Yale Women's, Gender and Sexuality Studies
Volume 2, Issue 2
spring 2012
Editor, Geetanjali Singh Chanda
Managing Editor, Linda Hase
Layout Design, Nick Appleby

Caring for America: Home Health Workers in the Shadow of the Welfare State

Jennifer Klein and Eileen Boris, Oxford University Press, 2012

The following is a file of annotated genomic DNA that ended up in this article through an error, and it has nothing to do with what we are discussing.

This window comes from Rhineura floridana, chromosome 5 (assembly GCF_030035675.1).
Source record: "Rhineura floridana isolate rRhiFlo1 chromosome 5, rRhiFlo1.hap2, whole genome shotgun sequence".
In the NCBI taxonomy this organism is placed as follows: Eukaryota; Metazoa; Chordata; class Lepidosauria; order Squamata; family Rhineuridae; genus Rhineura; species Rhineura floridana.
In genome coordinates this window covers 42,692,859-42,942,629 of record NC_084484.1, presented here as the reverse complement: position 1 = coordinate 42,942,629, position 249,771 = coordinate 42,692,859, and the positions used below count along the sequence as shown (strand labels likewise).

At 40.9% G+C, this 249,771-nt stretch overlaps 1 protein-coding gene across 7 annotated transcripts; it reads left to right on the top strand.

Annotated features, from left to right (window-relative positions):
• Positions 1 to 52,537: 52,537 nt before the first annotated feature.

PhotoIn this sweeping narrative history from the Great Depression of the 1930s to the Great Recession of today, Caring for America rethinks both the history of the American welfare state from the perspective of care work and chronicles how home care workers eventually became one of the most vibrant forces in the American labor movement. Eileen Boris and Jennifer Klein demonstrate the ways in which law and social policy made home care a low-waged job that was stigmatized as welfare and relegated to the bottom of the medical hierarchy. For decades, these front-line caregivers labored in the shadows of a welfare state that shaped the conditions of the occupation. Disparate, often chaotic programs for home care, which allowed needy, elderly, and disabled people to avoid institutionalization, historically paid poverty wages to the African American and immigrant women who constituted the majority of the labor force. Yet policymakers and welfare administrators linked discourses of dependence and independence-claiming that such jobs would end clients' and workers' "dependence" on the state and provide a ticket to economic independence. The history of home care illuminates the fractured evolution of the modern American welfare state since the New Deal and its race, gender, and class fissures. It reveals why there is no adequate long-term care in America.

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